Deconstructing Homebuilders

NEW YORK ( Real Money -- There have been dozens of federal programs implemented to support housing with little to show for the effort. The perception of the housing trend between now and November will probably play a big role in the presidential election.

The Total Housing Activity Index is a composite of sales of new and existing homes, new construction permits for single-family homes, and new single-family home starts. Based on this indicator, the housing downturn revealed itself well before the commonly accepted 2007 time frame.

Overall housing activity hit rock bottom in 2010 after a false start that was likely induced by the very generous but temporary first-time homebuyers tax credit of up to $7,500. That absurd waste of taxpayer money simply borrowed home purchases from future periods by accelerating demand before the incentive ran out. Once it was no longer in play, single-family home sales fell off a cliff.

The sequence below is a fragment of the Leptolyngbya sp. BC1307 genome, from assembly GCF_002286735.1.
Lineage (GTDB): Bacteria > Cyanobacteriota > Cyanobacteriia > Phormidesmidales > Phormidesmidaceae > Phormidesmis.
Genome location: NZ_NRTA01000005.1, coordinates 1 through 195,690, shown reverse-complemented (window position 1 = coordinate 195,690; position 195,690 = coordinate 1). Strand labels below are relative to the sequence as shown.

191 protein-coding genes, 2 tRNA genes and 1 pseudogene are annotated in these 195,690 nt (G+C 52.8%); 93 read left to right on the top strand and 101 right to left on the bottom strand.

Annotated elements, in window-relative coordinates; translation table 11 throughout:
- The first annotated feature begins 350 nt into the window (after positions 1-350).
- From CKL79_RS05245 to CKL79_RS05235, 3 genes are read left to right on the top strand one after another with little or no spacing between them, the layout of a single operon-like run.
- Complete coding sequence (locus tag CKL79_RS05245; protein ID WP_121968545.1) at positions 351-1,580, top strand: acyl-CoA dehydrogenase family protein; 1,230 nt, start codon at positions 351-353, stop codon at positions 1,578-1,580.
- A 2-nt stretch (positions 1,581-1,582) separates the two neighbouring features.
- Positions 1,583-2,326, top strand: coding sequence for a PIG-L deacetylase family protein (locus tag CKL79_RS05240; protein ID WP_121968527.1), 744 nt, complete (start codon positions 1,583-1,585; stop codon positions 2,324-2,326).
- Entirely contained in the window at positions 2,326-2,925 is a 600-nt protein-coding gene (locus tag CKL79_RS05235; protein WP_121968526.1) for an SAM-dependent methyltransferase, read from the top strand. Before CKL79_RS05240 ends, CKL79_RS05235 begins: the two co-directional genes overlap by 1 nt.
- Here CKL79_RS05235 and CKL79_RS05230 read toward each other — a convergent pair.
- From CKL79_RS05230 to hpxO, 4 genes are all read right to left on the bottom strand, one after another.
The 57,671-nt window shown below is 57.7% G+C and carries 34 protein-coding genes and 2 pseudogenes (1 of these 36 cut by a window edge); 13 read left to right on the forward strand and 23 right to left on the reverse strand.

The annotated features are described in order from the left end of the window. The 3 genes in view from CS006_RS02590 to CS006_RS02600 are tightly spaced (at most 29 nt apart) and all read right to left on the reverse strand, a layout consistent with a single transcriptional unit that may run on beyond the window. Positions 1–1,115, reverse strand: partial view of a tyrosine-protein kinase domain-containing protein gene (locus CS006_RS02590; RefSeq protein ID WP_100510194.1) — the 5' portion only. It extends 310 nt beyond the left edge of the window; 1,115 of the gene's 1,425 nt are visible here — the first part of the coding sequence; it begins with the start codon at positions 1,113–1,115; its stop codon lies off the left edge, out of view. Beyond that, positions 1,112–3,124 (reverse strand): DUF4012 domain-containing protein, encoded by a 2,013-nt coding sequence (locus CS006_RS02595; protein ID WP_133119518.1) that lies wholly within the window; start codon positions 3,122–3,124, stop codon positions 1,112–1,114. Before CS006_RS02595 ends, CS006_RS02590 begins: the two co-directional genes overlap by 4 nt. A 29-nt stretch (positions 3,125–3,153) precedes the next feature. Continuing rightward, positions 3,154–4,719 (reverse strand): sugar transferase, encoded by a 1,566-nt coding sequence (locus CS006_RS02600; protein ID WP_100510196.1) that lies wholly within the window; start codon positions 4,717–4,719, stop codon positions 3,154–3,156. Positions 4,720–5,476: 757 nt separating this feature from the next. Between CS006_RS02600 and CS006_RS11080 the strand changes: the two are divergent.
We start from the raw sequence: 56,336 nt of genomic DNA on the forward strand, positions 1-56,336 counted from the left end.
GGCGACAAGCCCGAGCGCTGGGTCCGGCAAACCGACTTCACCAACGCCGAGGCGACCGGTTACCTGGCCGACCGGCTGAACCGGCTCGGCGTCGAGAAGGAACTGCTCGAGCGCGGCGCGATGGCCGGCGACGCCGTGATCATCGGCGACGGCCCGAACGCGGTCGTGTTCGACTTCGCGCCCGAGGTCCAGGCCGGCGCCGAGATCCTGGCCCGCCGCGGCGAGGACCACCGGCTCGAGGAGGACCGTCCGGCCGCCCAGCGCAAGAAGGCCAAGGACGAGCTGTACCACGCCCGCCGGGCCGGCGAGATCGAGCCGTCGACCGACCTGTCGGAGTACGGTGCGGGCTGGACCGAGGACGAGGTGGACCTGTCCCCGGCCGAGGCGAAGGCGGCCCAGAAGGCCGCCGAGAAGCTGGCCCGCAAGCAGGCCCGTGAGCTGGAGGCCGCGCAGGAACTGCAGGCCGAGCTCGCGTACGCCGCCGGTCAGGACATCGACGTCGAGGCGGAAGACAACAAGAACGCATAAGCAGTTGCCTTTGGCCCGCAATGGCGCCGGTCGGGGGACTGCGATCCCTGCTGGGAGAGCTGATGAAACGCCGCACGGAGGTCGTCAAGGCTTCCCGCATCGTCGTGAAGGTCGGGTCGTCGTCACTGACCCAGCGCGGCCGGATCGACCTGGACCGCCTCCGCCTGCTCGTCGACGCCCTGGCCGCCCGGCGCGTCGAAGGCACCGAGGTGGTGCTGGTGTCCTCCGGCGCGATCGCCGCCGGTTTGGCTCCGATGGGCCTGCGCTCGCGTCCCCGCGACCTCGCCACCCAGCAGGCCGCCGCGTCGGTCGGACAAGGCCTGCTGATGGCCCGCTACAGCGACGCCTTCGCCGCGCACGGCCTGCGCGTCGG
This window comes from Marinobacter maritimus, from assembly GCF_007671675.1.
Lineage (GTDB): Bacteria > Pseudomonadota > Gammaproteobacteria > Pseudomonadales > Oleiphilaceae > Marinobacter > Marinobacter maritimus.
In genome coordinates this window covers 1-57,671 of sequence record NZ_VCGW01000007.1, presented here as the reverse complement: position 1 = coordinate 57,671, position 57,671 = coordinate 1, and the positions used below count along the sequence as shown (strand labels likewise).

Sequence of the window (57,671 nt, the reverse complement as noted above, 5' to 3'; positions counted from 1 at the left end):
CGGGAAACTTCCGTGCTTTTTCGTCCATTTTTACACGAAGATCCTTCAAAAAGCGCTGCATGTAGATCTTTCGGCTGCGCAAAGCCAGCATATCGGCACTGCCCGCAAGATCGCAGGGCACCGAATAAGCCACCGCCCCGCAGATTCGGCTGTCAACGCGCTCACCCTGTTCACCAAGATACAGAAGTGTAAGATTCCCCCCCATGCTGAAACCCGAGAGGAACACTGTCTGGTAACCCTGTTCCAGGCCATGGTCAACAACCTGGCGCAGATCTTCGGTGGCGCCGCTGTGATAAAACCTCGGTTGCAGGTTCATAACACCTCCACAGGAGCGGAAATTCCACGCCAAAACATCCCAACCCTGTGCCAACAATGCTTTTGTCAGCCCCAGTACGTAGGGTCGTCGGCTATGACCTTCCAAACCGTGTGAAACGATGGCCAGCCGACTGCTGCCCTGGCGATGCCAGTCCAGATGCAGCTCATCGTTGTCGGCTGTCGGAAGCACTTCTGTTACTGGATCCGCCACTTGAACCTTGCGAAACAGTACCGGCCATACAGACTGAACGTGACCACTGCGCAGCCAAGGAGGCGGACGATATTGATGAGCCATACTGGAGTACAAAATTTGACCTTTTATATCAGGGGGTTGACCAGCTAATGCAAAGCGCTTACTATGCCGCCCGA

Publicly traded companies in the homebuilding industry have been devastated since peaking in 2006. The declines in revenues and book value were huge over the six-year period. These companies went from extraordinary profitability to deficits between 2005 and 2011. All are burdened with debt-heavy balance sheets.

The results occurred in a period with tremendous government support in place and mortgage interest rates falling to generational lows. All homebuilders face survival risk if housing fails to rally further, or if interest rates start picking up despite the Federal Reserve's promise to keep them artificially low.

Stocks in this industry are only suitable for short-term trading or speculative investing. All but rank speculators should avoid homebuilders, except for swing trading.